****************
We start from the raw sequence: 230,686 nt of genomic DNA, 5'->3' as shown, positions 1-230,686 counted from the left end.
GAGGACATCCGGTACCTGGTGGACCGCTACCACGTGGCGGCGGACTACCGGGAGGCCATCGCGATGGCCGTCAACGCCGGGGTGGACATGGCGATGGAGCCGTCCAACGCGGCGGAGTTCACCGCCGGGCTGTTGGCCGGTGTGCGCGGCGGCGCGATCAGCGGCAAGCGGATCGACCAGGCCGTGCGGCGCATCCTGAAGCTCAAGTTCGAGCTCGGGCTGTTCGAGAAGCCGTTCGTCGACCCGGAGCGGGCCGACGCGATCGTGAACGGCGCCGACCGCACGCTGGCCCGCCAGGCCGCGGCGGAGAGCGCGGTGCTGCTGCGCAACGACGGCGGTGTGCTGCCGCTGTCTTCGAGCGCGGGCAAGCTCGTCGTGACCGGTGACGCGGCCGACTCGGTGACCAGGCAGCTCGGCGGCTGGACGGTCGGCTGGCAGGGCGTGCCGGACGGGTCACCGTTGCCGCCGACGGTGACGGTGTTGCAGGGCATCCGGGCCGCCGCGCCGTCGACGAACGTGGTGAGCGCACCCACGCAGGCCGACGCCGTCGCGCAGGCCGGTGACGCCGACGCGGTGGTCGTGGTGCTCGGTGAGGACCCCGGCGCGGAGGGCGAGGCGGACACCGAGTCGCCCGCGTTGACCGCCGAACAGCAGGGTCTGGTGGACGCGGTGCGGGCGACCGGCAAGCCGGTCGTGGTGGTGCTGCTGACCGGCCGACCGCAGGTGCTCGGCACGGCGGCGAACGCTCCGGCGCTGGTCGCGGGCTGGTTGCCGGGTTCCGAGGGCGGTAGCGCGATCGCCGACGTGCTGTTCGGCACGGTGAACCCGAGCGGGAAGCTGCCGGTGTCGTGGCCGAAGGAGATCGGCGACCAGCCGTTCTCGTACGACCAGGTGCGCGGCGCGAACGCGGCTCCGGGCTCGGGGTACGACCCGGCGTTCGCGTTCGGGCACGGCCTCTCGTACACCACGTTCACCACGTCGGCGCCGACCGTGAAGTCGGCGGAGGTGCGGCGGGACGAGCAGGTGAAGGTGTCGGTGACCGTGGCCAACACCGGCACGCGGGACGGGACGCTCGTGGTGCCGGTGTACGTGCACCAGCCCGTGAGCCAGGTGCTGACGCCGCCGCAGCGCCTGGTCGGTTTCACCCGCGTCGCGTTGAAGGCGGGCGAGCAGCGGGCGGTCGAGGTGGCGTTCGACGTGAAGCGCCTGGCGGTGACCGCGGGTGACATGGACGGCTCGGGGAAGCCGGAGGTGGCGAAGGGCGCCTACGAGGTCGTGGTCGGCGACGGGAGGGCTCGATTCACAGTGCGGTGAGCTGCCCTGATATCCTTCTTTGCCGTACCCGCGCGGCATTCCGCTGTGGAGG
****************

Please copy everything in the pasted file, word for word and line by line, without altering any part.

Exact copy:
We start from the raw sequence: 230,686 nt of genomic DNA, 5'->3' as shown, positions 1-230,686 counted from the left end.
GAGGACATCCGGTACCTGGTGGACCGCTACCACGTGGCGGCGGACTACCGGGAGGCCATCGCGATGGCCGTCAACGCCGGGGTGGACATGGCGATGGAGCCGTCCAACGCGGCGGAGTTCACCGCCGGGCTGTTGGCCGGTGTGCGCGGCGGCGCGATCAGCGGCAAGCGGATCGACCAGGCCGTGCGGCGCATCCTGAAGCTCAAGTTCGAGCTCGGGCTGTTCGAGAAGCCGTTCGTCGACCCGGAGCGGGCCGACGCGATCGTGAACGGCGCCGACCGCACGCTGGCCCGCCAGGCCGCGGCGGAGAGCGCGGTGCTGCTGCGCAACGACGGCGGTGTGCTGCCGCTGTCTTCGAGCGCGGGCAAGCTCGTCGTGACCGGTGACGCGGCCGACTCGGTGACCAGGCAGCTCGGCGGCTGGACGGTCGGCTGGCAGGGCGTGCCGGACGGGTCACCGTTGCCGCCGACGGTGACGGTGTTGCAGGGCATCCGGGCCGCCGCGCCGTCGACGAACGTGGTGAGCGCACCCACGCAGGCCGACGCCGTCGCGCAGGCCGGTGACGCCGACGCGGTGGTCGTGGTGCTCGGTGAGGACCCCGGCGCGGAGGGCGAGGCGGACACCGAGTCGCCCGCGTTGACCGCCGAACAGCAGGGTCTGGTGGACGCGGTGCGGGCGACCGGCAAGCCGGTCGTGGTGGTGCTGCTGACCGGCCGACCGCAGGTGCTCGGCACGGCGGCGAACGCTCCGGCGCTGGTCGCGGGCTGGTTGCCGGGTTCCGAGGGCGGTAGCGCGATCGCCGACGTGCTGTTCGGCACGGTGAACCCGAGCGGGAAGCTGCCGGTGTCGTGGCCGAAGGAGATCGGCGACCAGCCGTTCTCGTACGACCAGGTGCGCGGCGCGAACGCGGCTCCGGGCTCGGGGTACGACCCGGCGTTCGCGTTCGGGCACGGCCTCTCGTACACCACGTTCACCACGTCGGCGCCGACCGTGAAGTCGGCGGAGGTGCGGCGGGACGAGCAGGTGAAGGTGTCGGTGACCGTGGCCAACACCGGCACGCGGGACGGGACGCTCGTGGTGCCGGTGTACGTGCACCAGCCCGTGAGCCAGGTGCTGACGCCGCCGCAGCGCCTGGTCGGTTTCACCCGCGTCGCGTTGAAGGCGGGCGAGCAGCGGGCGGTCGAGGTGGCGTTCGACGTGAAGCGCCTGGCGGTGACCGCGGGTGACATGGACGGCTCGGGGAAGCCGGAGGTGGCGAAGGGCGCCTACGAGGTCGTGGTCGGCGACGGGAGGGCTCGATTCACAGTGCGGTGAGCTGCCCTGATATCCTTCTTTGCCGTACCCGCGCGGCATTCCGCTGTGGAGG